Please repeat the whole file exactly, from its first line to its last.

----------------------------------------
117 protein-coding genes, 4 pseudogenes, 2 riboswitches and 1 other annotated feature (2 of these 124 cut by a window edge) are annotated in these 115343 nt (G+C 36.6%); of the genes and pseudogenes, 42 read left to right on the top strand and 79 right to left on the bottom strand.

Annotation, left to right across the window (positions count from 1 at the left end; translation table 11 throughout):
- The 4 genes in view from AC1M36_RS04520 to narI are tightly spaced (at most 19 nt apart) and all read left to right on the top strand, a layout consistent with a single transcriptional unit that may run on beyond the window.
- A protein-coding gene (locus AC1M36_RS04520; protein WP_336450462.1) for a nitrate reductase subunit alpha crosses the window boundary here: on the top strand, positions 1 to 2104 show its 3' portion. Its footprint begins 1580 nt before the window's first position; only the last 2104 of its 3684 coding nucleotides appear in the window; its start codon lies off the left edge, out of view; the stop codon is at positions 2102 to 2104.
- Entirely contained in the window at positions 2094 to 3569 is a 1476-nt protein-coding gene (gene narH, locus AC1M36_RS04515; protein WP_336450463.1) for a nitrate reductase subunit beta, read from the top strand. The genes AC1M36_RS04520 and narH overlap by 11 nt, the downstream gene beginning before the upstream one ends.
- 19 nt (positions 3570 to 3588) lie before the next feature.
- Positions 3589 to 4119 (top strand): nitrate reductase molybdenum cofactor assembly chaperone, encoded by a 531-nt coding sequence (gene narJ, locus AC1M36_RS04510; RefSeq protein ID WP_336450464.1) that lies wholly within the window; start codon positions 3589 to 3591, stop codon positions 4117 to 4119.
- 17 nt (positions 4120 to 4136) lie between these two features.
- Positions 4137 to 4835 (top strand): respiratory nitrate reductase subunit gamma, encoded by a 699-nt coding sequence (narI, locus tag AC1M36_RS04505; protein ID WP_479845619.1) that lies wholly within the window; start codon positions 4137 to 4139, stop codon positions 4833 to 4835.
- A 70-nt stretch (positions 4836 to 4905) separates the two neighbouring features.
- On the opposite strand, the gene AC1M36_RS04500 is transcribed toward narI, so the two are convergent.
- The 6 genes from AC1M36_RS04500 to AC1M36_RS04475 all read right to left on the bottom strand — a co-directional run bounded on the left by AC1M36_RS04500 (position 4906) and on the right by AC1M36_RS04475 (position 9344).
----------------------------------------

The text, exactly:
117 protein-coding genes, 4 pseudogenes, 2 riboswitches and 1 other annotated feature (2 of these 124 cut by a window edge) are annotated in these 115343 nt (G+C 36.6%); of the genes and pseudogenes, 42 read left to right on the top strand and 79 right to left on the bottom strand.

Annotation, left to right across the window (positions count from 1 at the left end; translation table 11 throughout):
- The 4 genes in view from AC1M36_RS04520 to narI are tightly spaced (at most 19 nt apart) and all read left to right on the top strand, a layout consistent with a single transcriptional unit that may run on beyond the window.
- A protein-coding gene (locus AC1M36_RS04520; protein WP_336450462.1) for a nitrate reductase subunit alpha crosses the window boundary here: on the top strand, positions 1 to 2104 show its 3' portion. Its footprint begins 1580 nt before the window's first position; only the last 2104 of its 3684 coding nucleotides appear in the window; its start codon lies off the left edge, out of view; the stop codon is at positions 2102 to 2104.
- Entirely contained in the window at positions 2094 to 3569 is a 1476-nt protein-coding gene (gene narH, locus AC1M36_RS04515; protein WP_336450463.1) for a nitrate reductase subunit beta, read from the top strand. The genes AC1M36_RS04520 and narH overlap by 11 nt, the downstream gene beginning before the upstream one ends.
- 19 nt (positions 3570 to 3588) lie before the next feature.
- Positions 3589 to 4119 (top strand): nitrate reductase molybdenum cofactor assembly chaperone, encoded by a 531-nt coding sequence (gene narJ, locus AC1M36_RS04510; RefSeq protein ID WP_336450464.1) that lies wholly within the window; start codon positions 3589 to 3591, stop codon positions 4117 to 4119.
- 17 nt (positions 4120 to 4136) lie between these two features.
- Positions 4137 to 4835 (top strand): respiratory nitrate reductase subunit gamma, encoded by a 699-nt coding sequence (narI, locus tag AC1M36_RS04505; protein ID WP_479845619.1) that lies wholly within the window; start codon positions 4137 to 4139, stop codon positions 4833 to 4835.
- A 70-nt stretch (positions 4836 to 4905) separates the two neighbouring features.
- On the opposite strand, the gene AC1M36_RS04500 is transcribed toward narI, so the two are convergent.
- The 6 genes from AC1M36_RS04500 to AC1M36_RS04475 all read right to left on the bottom strand — a co-directional run bounded on the left by AC1M36_RS04500 (position 4906) and on the right by AC1M36_RS04475 (position 9344).